Fez-Tarboosh Making

The traditional red headwear, called the tarboosh, was once a sign of manhood and distinction.

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The fez, or tarboosh, is a felt hat either in the shape of a truncated cone or of a short cylinder, made of kilim fabric, red in colour, usually with a tassel attached to the top. The fez is largely believed to be of Greek origin and later spread to the Ottoman Empire where it was popularized.

The traditional red headwear, called the tarboosh, was once a sign of manhood and distinction but today it has become little more than a bestselling souvenir for tourists. Today, the tarboosh, with black strings hanging down from its top, can be found in souvenir shops or on the heads of very few elderly citizens.

Tarboosh production has almost completely disappeared, with the last factory in Sidon closing down in the 1990s. The tarboosh has become like a lost currency, a currency people might collect at home but never use.

Nevertheless, one man in the southern coastal city of Sidon insists on keeping the tarboosh alive by continuing his family’s legacy of making the famous head covering. Ali Hamdan is the son and grandson of renowned tarboosh makers in Sidon. He owns a souvenir shop near the maritime fort and makes sure his tarboosh collection is entirely handmade. “It takes 30 minutes to make a tarboosh,” Hamdan explains, adding that people who buy the headwear are either tourists, dancers in folkloric bands or graduating students.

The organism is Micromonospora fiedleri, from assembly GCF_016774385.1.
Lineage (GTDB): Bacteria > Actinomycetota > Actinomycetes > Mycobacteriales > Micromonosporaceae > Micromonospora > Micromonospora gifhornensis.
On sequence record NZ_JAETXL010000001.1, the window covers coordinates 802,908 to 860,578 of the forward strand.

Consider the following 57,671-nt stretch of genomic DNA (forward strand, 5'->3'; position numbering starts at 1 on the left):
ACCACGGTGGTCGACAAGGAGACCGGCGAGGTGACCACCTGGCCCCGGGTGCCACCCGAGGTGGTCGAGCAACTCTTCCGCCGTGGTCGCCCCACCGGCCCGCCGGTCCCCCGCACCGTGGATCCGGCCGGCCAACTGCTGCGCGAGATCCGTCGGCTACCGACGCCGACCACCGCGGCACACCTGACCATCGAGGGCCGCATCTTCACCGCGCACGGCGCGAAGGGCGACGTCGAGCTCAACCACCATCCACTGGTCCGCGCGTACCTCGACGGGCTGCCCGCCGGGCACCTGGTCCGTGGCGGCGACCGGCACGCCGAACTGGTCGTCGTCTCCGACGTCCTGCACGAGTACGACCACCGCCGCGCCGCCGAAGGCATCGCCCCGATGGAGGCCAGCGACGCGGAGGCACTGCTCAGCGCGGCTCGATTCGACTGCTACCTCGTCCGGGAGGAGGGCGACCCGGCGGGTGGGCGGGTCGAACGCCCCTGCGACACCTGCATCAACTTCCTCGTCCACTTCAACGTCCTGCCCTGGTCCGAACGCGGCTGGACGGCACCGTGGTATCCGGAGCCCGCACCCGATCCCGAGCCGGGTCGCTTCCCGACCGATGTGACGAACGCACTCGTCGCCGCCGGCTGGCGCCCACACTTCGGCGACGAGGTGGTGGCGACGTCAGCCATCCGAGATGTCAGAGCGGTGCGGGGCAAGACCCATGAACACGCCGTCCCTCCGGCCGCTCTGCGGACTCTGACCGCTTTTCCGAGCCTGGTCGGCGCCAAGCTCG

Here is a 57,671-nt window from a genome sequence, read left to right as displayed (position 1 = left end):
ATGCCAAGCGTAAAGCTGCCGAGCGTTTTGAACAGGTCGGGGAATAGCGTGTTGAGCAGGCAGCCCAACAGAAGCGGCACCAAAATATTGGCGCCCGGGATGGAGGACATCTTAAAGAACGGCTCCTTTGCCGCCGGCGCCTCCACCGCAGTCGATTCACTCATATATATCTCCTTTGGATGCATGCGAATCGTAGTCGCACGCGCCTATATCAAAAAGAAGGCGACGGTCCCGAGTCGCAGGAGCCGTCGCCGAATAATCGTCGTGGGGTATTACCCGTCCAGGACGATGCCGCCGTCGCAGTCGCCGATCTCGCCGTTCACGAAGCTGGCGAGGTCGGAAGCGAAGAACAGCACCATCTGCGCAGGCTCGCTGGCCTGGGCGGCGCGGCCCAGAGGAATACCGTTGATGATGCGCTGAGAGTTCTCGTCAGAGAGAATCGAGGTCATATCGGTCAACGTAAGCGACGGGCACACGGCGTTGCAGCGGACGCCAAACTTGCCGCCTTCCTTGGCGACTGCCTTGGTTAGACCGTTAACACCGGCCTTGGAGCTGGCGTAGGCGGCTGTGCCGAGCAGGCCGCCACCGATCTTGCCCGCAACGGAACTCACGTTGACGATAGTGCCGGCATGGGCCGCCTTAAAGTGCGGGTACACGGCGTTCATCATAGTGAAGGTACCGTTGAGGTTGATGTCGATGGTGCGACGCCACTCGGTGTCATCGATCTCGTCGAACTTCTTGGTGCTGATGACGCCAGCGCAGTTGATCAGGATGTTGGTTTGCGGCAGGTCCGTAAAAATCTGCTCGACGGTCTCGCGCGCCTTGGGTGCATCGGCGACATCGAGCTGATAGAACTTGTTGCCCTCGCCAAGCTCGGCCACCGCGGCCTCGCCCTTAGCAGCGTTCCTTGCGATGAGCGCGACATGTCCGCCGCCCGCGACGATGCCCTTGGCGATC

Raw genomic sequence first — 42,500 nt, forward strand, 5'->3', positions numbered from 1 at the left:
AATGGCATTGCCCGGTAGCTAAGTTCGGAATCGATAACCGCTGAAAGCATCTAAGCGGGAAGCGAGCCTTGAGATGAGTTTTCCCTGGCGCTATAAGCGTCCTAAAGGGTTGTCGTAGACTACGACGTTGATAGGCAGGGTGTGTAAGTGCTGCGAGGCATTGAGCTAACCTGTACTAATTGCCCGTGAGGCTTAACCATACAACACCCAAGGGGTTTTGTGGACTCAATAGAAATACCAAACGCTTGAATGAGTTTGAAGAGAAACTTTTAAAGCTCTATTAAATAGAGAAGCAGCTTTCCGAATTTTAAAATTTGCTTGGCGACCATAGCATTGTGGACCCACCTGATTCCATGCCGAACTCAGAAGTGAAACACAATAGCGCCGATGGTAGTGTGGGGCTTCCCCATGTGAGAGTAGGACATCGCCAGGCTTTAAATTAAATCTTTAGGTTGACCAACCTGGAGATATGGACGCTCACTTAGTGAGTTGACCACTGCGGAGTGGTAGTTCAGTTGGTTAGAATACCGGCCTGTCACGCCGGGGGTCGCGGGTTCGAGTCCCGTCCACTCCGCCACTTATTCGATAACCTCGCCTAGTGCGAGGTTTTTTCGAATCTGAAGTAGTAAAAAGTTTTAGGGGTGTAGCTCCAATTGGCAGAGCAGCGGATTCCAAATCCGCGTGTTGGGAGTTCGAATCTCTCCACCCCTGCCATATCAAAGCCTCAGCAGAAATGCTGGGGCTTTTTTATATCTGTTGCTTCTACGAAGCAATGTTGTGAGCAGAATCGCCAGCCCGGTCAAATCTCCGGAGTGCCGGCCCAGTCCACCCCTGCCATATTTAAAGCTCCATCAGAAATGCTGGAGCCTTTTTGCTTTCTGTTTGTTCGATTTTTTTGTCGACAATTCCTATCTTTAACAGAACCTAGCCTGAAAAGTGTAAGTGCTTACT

Religious figures also wear the tarboosh but add a piece of white fabric to it for distinction.

“Despite his old age, my father insisted on making the traditional hat in his small house and he sold them for as little at LL3,000 a piece,” he says. “It’s a folkloric item.”

The tarboosh dates back  centuries, and a dispute exists between Arabs and Turks as to the origins of the headwear.

Nonetheless, it is clear that the tarboosh became widely spread during the reign of Mohammad Ali Pasha who ruled over Egypt in the 18th century. The use of the headwear expanded throughout the Arab world to Damascus, Lebanon and even to Morocco, Tunisia, Libya, Senegal and Nigeria, with a notable difference in its redness and shape from country to country. – Mohammed Zaatari

Source   (The Daily Star :: Lebanon News :: http://www.dailystar.com.lb)

Origin and history

The fez was developed to fashionable heights by Andalusian Arabs in the city of Fes, Morocco by the 17th century. The artisans involved in their making were the most selective members of the city's Souqs.

In 1826 Sultan Mahmud II of the Ottoman Empire suppressed the Janissaries and began sweeping reforms of the military. His modernized military adopted Western style uniforms and, as hats, the fez with a cloth wrapped around it. In 1829, the Sultan ordered his civil officials to wear the plain fez, and also banned the wearing of turbans. The intention was to coerce the populace at large to update to the Fez, and the plan was successful. This was a radically egalitarian measure which replaced the elaborate sumptuary laws which signaled rank, religion, and occupation, allowing prosperous non-Muslims to express their wealth in competitions with Muslims, foreshadowing the Tanzimat reforms. Although tradesmen and artisans generally rejected the fez, it became a symbol of modernity throughout the Near East, inspiring similar decrees in other nations (such as Iran in 1873.)

Source wikipedia

 


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